Incense Cedar (Caldocedrus decurrens)
Incense Cedar (Caldocedrus decurrens)

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Common Name(s): Incense Cedar, California White Cedar

Scientific Name: Calocedrus decurrens (syn. Libocedrus decurrens)

Distribution: Western North America (primarily California)

Tree Size: 65-100 ft (20-30 m) tall, 3-5 ft (1-1.5 m) trunk diameter

Average Dried Weight: 24 lbs/ft3 (385 kg/m3)

Specific Gravity (Basic, 12% MC): .35, .38

Janka Hardness: 470 lbf (2,090 N)

Modulus of Rupture: 8,000 lbf/in2 (55.2 MPa)

Elastic Modulus: 1,040,000 lbf/in2 (7.17 GPa)

Crushing Strength: 5,200 lbf/in2 (35.9 MPa)

Shrinkage: Radial: 3.3%, Tangential: 5.2%, Volumetric: 7.7%, T/R Ratio: 1.6

Color/Appearance: Heartwood is light to medium reddish brown. Sapwood is differentiated from heartwood and is light tan to off-white. It’s not uncommon for boards to contain pockets of partially decayed wood (peck) due to fungal attack.

Grain/Texture: Grain is straight, with a medium to fine uniform texture.

Endgrain: Resin canals absent; earlywood to latewood transition gradual, color contrast medium; tracheid diameter medium; zonate parenchyma.

Rot Resistance: Despite the commonness of pockets of fungal decay (sometimes referred to as “pecky cedar”), dried wood is rated as durable to very durable in regards to decay resistance, and the wood is sometimes used for fence posts on account of its good weathering characteristics.

Workability: Easy to work with both hand and machine tools. Holds paint very well. Stains, glues, and finishes well. Excellent dimensional stability.

Odor: Incense Cedar is one of the primary woods used in making pencils, and has a spicy odor that’s commonly associated with pencils.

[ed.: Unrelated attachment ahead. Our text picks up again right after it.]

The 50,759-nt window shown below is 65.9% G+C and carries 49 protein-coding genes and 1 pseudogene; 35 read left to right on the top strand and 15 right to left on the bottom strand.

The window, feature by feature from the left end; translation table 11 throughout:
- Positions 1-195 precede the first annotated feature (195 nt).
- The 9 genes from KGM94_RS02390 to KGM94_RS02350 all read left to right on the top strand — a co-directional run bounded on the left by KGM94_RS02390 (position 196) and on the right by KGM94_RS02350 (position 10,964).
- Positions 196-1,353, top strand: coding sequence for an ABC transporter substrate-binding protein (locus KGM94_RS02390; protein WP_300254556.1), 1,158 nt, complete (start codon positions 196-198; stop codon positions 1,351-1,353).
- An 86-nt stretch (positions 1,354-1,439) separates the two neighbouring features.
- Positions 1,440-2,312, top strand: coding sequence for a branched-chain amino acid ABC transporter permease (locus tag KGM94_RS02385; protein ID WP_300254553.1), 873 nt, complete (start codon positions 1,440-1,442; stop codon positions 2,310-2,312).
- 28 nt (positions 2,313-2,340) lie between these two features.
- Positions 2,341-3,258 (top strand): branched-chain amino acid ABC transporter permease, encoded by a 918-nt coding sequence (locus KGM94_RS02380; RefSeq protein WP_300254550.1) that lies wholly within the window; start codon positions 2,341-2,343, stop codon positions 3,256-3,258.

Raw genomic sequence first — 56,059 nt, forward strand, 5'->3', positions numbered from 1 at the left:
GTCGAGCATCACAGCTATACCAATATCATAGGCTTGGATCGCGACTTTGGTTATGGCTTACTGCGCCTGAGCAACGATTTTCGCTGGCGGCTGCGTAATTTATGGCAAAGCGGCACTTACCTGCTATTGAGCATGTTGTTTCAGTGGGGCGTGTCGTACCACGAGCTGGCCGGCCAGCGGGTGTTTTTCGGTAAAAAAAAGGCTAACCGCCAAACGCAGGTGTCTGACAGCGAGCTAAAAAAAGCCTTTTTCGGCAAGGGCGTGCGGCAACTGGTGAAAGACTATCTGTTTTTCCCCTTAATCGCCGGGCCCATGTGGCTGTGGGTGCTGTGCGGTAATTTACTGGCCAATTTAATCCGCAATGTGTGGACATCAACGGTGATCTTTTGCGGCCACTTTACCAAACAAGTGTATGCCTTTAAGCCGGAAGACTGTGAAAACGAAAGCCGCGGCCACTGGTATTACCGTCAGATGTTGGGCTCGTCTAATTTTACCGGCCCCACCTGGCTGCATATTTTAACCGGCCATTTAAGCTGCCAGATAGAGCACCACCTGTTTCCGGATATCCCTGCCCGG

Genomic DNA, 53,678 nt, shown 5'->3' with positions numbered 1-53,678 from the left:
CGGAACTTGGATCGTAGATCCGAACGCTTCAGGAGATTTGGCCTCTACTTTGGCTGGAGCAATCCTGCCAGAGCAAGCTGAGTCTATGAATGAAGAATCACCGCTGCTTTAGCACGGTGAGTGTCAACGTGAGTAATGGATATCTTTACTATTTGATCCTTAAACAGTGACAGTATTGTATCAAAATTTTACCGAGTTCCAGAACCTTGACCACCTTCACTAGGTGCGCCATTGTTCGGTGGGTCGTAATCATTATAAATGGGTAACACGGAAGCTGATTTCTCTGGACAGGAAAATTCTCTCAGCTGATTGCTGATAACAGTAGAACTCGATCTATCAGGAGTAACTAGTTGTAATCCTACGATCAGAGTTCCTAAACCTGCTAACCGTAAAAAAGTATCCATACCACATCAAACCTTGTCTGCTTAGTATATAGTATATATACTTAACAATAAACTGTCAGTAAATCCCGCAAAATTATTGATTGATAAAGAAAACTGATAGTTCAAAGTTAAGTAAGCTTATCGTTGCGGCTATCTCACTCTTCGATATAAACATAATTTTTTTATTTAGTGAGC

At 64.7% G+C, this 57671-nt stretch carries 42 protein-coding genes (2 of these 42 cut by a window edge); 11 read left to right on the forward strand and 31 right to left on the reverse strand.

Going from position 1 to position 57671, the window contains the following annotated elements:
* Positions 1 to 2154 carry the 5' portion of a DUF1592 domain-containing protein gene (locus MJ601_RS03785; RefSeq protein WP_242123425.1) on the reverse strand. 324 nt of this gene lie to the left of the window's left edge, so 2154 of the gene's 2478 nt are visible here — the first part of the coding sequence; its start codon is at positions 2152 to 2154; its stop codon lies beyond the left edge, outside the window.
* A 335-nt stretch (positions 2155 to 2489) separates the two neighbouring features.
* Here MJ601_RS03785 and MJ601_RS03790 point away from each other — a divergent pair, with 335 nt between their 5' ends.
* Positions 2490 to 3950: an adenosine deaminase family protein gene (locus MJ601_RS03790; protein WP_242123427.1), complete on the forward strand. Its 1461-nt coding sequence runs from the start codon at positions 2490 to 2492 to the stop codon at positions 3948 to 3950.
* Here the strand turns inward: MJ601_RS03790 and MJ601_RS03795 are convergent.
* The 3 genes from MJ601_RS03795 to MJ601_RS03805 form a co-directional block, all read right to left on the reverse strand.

Allergies/Toxicity: Although severe reactions are quite uncommon, Incense Cedar has been reported to cause skin irritation. See the articles Wood Allergies and Toxicity and Wood Dust Safety for more information.

Pricing/Availability: Prices likely to be moderate for a domestic species.

Sustainability: This wood species is not listed in the CITES Appendices, and is reported by the IUCN as being a species of least concern.

Common Uses: Pencils, Venetian blinds, fence posts, construction lumber, sheathing, siding, chests, and various exterior furniture applications.

Comments: Incense Cedar is favored for use in wood pencils due to its softness and ease of cutting without any splintering. (Historically, Eastern Redcedar was used for pencils, but limited supplies of the wood—and consequently higher prices—have caused it to become displaced by Incense Cedar in modern times.)

Related Species:

None available.

Related Articles:

None available.


Incense Cedar (Caldocedrus decurrens)
Incense Cedar (sanded)

Incense Cedar (sealed)
Incense Cedar (sealed)

Incense Cedar (endgrain)
Incense Cedar (endgrain)

Incense Cedar (endgrain 10x)
Incense Cedar (endgrain 10x)

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SB9876Jay Poppe, wrcla cedarspecialiejmeierDavid RobbinsHeather Recent comment authors
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David Robbins
David Robbins

I’ve been having increasing asthmatic reactions to working with Incense Cedar (assuming that is what Home Depot actually uses in their fence pickets).


I got really bad asthma from having several logs in the house. This cedar can affect lungs as well as skin.